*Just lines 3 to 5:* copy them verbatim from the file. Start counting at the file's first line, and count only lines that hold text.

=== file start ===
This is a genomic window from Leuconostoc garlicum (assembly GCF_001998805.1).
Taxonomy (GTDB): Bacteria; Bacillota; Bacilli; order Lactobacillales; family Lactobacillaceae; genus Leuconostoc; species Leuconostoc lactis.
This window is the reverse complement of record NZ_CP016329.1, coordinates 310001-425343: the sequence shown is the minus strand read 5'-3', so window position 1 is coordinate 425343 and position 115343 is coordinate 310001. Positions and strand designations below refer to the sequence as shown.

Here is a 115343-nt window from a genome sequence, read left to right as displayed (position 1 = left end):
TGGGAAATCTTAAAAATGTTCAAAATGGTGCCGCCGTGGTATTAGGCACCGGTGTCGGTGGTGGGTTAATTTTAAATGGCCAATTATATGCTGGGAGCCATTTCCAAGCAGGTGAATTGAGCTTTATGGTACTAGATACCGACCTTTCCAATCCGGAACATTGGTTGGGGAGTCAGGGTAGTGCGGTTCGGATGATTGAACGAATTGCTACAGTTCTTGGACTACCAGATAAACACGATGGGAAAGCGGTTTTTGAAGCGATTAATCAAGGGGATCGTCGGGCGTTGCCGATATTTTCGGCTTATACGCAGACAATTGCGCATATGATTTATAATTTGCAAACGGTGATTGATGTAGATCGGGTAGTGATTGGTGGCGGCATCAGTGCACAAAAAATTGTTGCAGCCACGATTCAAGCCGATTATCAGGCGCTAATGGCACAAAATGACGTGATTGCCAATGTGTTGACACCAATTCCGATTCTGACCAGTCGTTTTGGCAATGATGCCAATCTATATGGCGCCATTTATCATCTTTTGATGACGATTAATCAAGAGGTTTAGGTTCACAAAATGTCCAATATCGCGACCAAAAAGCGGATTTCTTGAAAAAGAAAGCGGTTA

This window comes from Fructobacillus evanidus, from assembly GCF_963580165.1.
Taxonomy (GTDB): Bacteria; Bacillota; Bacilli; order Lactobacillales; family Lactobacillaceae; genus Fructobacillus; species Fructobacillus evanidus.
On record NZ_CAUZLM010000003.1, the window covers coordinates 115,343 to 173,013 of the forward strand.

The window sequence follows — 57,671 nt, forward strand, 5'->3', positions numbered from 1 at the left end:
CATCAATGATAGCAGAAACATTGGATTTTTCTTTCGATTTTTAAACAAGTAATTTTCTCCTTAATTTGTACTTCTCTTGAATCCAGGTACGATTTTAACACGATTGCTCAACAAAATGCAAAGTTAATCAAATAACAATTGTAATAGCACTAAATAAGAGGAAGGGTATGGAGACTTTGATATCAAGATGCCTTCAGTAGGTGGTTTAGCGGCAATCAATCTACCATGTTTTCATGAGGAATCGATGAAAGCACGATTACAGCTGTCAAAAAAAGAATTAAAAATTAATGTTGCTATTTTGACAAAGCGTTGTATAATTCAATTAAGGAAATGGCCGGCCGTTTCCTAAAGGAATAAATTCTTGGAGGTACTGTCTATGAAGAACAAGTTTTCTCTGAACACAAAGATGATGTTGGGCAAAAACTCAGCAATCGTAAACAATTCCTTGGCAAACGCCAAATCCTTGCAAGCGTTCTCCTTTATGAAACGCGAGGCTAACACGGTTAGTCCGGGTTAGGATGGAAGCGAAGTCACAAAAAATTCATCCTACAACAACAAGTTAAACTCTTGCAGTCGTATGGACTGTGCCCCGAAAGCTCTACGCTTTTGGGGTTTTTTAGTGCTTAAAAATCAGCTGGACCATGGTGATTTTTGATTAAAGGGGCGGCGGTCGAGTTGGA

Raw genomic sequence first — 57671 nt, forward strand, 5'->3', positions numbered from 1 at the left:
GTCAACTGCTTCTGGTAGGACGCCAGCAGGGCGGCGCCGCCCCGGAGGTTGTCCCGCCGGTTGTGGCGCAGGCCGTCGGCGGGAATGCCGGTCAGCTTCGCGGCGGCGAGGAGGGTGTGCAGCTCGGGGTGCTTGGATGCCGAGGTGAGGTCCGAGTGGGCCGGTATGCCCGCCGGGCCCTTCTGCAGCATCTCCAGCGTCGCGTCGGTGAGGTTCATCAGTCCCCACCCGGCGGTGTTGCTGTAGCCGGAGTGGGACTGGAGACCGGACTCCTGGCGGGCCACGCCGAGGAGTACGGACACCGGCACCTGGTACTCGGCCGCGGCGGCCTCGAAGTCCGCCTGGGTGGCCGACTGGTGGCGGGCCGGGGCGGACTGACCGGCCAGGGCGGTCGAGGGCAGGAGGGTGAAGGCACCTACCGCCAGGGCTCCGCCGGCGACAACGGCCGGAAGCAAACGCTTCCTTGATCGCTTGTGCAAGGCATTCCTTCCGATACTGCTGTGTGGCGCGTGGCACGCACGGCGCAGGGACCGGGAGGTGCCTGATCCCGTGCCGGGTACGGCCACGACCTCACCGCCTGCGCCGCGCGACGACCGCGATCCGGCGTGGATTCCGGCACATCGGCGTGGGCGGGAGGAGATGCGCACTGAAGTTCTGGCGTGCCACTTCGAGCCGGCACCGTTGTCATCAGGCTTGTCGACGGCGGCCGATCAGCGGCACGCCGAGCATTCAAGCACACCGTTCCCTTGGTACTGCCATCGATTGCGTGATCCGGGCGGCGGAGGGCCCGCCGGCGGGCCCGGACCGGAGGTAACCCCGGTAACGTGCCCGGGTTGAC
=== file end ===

This window is the reverse complement of record NZ_CP016329.1, coordinates 310001-425343: the sequence shown is the minus strand read 5'-3', so window position 1 is coordinate 425343 and position 115343 is coordinate 310001. Positions and strand designations below refer to the sequence as shown.

Here is a 115343-nt window from a genome sequence, read left to right as displayed (position 1 = left end):
TGGGAAATCTTAAAAATGTTCAAAATGGTGCCGCCGTGGTATTAGGCACCGGTGTCGGTGGTGGGTTAATTTTAAATGGCCAATTATATGCTGGGAGCCATTTCCAAGCAGGTGAATTGAGCTTTATGGTACTAGATACCGACCTTTCCAATCCGGAACATTGGTTGGGGAGTCAGGGTAGTGCGGTTCGGATGATTGAACGAATTGCTACAGTTCTTGGACTACCAGATAAACACGATGGGAAAGCGGTTTTTGAAGCGATTAATCAAGGGGATCGTCGGGCGTTGCCGATATTTTCGGCTTATACGCAGACAATTGCGCATATGATTTATAATTTGCAAACGGTGATTGATGTAGATCGGGTAGTGATTGGTGGCGGCATCAGTGCACAAAAAATTGTTGCAGCCACGATTCAAGCCGATTATCAGGCGCTAATGGCACAAAATGACGTGATTGCCAATGTGTTGACACCAATTCCGATTCTGACCAGTCGTTTTGGCAATGATGCCAATCTATATGGCGCCATTTATCATCTTTTGATGACGATTAATCAAGAGGTTTAGGTTCACAAAATGTCCAATATCGCGACCAAAAAGCGGATTTCTTGAAAAAGAAAGCGGTTA